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The museum sector has learned a great deal from the way private industries have utilised social media platforms to promote themselves and reach a wider audience. In terms of social media museums have been innovative, too, often breaking new ground in the cultural sector more widely. Of course, the marketing teams of no two museums will ever want to go about social media marketing in exactly the same manner. After all, no museum is exactly the same as one another. What are marketing professionals in the museum sector doing today with social media to drive interest, create more brand awareness and push up visitor numbers?
With the effective use of social media museums can gain a global voice and access a potential audience of billions, far outside the footfall of their usual visitor profile. Indeed, such outreach can help museum professionals to link up their organisation with similar ones in other parts of the world, to share ideas and information, even influencing their particular niche in a much more dynamic way than they have been used to doing. Strong social media activities can drive interest in the museum’s main website which, itself, leads to greater public engagement. However, it does not stop there.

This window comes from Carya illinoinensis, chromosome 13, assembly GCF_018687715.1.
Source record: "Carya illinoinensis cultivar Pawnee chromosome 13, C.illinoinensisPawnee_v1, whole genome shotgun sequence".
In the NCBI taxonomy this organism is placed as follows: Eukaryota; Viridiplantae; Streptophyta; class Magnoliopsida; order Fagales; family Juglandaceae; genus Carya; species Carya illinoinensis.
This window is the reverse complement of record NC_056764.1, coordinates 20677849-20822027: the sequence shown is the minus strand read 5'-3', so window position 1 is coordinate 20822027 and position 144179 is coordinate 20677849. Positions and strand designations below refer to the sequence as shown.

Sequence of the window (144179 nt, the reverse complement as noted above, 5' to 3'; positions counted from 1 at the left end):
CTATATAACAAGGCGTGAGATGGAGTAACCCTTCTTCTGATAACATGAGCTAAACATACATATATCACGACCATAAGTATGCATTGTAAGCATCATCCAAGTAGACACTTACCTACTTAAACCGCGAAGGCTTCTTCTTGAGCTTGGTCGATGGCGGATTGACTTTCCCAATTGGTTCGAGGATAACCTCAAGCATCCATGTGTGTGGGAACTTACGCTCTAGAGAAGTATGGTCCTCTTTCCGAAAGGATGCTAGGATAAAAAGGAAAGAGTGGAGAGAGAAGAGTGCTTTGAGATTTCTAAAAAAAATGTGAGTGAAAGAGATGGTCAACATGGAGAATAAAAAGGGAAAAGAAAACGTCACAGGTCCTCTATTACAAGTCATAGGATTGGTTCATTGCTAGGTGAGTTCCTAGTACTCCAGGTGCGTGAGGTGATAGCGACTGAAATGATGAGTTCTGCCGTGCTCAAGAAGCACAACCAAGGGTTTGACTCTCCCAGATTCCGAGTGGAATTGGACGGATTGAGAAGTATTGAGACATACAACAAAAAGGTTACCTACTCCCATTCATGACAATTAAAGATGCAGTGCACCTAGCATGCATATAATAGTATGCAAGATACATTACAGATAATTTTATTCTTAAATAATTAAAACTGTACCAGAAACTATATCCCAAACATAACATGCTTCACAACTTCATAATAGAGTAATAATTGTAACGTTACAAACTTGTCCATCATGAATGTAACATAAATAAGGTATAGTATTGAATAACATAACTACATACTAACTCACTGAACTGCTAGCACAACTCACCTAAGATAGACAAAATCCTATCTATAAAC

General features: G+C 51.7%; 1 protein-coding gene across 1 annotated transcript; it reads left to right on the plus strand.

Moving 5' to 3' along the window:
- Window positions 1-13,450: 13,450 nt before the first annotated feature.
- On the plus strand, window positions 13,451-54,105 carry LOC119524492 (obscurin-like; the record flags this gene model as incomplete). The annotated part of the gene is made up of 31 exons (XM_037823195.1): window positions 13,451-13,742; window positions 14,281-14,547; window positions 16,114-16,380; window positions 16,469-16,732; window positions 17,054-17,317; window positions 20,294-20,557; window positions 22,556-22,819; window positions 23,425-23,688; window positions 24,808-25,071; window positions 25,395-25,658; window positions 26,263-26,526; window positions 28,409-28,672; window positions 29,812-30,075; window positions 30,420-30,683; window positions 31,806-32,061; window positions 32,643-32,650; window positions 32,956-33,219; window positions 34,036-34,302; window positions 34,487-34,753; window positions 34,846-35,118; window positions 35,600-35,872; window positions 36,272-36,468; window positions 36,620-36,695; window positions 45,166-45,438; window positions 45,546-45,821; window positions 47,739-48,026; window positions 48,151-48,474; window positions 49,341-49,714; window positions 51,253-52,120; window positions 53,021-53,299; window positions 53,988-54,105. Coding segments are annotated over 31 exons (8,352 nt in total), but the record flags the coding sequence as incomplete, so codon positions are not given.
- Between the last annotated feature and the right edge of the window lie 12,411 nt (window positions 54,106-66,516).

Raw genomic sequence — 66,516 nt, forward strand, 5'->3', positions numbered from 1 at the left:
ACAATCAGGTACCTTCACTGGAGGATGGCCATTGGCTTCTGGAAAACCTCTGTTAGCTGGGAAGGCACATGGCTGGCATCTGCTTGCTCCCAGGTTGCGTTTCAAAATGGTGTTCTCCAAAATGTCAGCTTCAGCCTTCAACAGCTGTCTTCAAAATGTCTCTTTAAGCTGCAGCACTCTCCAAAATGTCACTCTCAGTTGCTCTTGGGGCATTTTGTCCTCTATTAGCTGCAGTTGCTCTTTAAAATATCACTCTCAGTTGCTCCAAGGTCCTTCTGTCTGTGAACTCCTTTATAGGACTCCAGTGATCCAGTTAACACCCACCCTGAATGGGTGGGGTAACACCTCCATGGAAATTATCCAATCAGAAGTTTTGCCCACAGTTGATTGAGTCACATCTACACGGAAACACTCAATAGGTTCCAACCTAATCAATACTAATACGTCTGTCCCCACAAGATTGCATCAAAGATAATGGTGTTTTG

Due to the nature of social media, galleries and museums are able to react to newsworthy stories in a lightning-fast fashion. If there is a big discovery made on the other side of the planet, then a museum with a similar collection will be able to post about it, helping to contextualise the news for a local audience or offer a unique insight that puts a twist on a big story. In fact, if a museum’s social media activity is run appropriately, then it will be possible to talk with ‘multiple voices’, that is to a professional audience as well as a public one.
As you can see social media offers the museum sector a powerful tool for all sorts of engagement. Before we progress to discuss how a potential social media strategy might be put together, it is worth pausing for a moment to consider why it is that this modern communications technology is so effective.
As we have seen, social media allows museum professionals to achieve a number of beneficial outcomes. If you want to alter the public’s perception of what your institution is about, or to offer a more nuanced view of it, then there are few better ways of achieving this than with social media. However, the use of social media should not be seen solely from the point of view of potential outcomes but from the other advantages it affords.